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Nov5TueA delegate reflects on his experiences at the 2013 World Council of Churches assembly. November 5, 2013 by Lt-Colonel Jim Champ
Busan, South Korea, is a bustling city of close to 3.6 million people, located on the southeastern tip of the Korean peninsula. The natural environment of Busan has been described as a perfect example of harmony between mountains, rivers and seas. Some might argue that it is the perfect venue for the 2013 assembly of the World Council of Churches (WCC), held in Busan from October 30 to November 8.
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- Opinion & Critical Thought
It is in a spirit of harmony that Christians from around the world have gathered to celebrate their unity in Christ and provide a prophetic voice to a world where severe injustices and crises abound. There are 345 different denominations, representing hundreds of millions of Christian believers, participating in this assembly. That's a lot of people! To suggest that there is unity and harmony on every front would be a stretch. In fact, there are significant differences, and some are quite obvious. Styles of worship, dress, church governance, doctrinal emphases and human sexuality are just a few.
However, in his opening report, the Rev. Dr. Olav Fykse Tveit, general secretary of the WCC, declared the basis for our gathering: “The cross of Christ shows us the overwhelming love of God and points always to the resurrection when the God of life claimed victory over sin and death. The Holy Spirit is present in our lives, in all life, giving us courage to live, to look forward, to pray and work for the kingdom of God to come and reign among us in this world with justice, peace and joy as signs of God's life. It gives us a hope beyond everything we know and experience through our lives here.”
Every day of the assembly begins with corporate worship, followed by 90 minutes of Bible study. Small groups of 8–10 people focusing on a selected passage of Scripture benefit from the collective wisdom, culture and experience of the individuals present. In my group there is Lana, a Maori, serving in the United Church of Australia. Two theological students are here from Germany and China, while Mishna is from Sri Lanka and Nestor from Brazil. David serves in the United States, while Robert is a Jamaican man serving God in South Africa.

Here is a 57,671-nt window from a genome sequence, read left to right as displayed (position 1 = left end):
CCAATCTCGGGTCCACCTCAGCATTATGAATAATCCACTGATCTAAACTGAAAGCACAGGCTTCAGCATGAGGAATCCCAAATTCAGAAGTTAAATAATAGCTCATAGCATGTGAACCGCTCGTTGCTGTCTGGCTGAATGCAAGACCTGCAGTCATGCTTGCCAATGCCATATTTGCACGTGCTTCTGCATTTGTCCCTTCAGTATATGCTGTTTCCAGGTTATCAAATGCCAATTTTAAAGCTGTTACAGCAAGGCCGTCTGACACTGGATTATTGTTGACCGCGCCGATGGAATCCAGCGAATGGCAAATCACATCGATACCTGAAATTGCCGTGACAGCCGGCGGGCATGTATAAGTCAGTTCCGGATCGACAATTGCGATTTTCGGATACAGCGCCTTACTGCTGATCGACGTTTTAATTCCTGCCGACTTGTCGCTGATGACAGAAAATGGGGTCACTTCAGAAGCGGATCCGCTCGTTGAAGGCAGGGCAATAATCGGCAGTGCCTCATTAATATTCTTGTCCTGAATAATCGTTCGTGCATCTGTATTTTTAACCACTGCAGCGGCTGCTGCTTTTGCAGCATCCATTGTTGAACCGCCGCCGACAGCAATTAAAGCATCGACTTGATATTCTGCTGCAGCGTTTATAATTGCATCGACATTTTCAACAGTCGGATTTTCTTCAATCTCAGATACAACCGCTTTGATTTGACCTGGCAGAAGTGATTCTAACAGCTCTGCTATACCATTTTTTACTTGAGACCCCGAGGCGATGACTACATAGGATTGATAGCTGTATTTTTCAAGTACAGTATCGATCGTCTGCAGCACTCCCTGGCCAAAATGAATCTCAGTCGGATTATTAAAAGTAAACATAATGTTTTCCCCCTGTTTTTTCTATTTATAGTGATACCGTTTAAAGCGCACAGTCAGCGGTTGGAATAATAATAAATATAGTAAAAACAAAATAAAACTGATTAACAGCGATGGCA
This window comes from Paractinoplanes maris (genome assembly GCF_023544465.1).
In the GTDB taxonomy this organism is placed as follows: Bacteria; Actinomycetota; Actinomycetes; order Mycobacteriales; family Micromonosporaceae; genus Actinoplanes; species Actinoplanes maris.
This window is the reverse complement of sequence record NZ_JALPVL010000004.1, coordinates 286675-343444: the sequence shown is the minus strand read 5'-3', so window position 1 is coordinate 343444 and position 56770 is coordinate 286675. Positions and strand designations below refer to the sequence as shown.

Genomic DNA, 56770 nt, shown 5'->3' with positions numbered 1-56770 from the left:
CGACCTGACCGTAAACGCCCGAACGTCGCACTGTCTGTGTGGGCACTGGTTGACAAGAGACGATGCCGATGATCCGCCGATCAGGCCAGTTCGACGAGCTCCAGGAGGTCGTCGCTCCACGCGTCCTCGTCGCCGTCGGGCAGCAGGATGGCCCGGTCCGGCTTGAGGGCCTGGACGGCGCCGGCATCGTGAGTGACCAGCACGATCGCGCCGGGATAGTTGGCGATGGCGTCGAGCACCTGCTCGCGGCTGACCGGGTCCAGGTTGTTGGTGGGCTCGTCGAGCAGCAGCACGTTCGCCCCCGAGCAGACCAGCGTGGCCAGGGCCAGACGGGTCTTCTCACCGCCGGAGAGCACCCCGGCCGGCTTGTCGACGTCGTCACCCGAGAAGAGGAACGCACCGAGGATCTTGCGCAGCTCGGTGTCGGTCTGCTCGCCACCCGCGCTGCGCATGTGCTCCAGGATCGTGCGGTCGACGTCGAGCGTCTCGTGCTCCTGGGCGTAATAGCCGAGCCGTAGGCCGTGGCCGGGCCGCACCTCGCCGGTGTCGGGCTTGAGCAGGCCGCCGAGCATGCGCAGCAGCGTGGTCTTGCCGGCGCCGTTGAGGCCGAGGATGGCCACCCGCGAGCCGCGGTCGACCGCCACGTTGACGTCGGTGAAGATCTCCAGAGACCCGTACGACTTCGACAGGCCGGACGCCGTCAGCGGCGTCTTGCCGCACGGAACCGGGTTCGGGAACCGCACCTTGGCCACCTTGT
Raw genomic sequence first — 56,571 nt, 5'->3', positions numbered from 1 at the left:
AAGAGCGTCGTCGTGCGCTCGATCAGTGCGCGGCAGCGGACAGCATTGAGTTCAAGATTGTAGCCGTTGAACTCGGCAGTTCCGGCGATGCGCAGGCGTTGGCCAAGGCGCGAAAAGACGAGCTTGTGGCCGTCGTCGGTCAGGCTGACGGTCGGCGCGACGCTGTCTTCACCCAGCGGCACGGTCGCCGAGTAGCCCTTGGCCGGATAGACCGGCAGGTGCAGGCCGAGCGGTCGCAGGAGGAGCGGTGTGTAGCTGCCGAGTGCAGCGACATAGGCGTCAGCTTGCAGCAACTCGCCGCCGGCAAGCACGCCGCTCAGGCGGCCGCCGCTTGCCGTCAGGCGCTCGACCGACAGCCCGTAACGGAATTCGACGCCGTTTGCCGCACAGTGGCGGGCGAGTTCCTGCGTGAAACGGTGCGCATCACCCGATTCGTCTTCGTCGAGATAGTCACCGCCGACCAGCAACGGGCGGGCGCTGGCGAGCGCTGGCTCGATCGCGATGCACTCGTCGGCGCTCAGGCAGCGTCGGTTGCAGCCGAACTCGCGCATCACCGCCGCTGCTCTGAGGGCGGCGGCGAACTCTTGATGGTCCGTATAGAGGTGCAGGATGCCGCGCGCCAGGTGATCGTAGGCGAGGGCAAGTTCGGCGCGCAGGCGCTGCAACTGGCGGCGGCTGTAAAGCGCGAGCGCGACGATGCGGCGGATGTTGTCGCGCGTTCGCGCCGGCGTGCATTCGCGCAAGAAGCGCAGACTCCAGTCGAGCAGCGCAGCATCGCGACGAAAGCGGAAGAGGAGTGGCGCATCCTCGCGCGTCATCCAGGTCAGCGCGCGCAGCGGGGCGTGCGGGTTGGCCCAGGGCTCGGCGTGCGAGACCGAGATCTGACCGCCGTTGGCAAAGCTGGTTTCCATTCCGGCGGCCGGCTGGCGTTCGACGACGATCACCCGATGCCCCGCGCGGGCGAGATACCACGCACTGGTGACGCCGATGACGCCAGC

The first passage for study came from the creation narrative in Genesis 2. A divergence of themes emerged from our discussion: the origin of life, the goodness of God, the value of relationships, and the nature of freedom. My takeaway thought came from a Korean pastor serving in Madagascar: Man was not created by God to simply live on the beach but to care for it.
Following the Bible study is a plenary session for the whole assembly. On Friday, November 1, the topic of this session was Christianity in Asia Today. While still a minority, the Church of Jesus Christ is attracting young and old alike with its message of forgiveness and salvation.
Throughout the course of events, greetings from world church leaders--some present and others addressing delegates via satellite--are received. Among these greetings were words from Pope Francis and the Archbishop of Canterbury who, in a similar fashion, challenged delegates to live and work together in Christian unity toward a more just and peaceful world.
Business sessions and formal ecumenical conversations wrestle with tough issues that often bring out diametrically opposed perspectives and heated debates. It becomes obvious that, with some matters, there will not be complete agreement. In fact, it may well turn out that fewer resolutions on such things will be issued than many had hoped for. And one might be forgiven for asking why we had come so far for seemingly so little. But during the final prayers and reflection of the day, we are reminded of the high priestly prayer of Jesus in John 17. We have come to listen and to learn from each other. We have come to be together as part of the body of Christ and to pray that God's will may be done on earth as it is in heaven.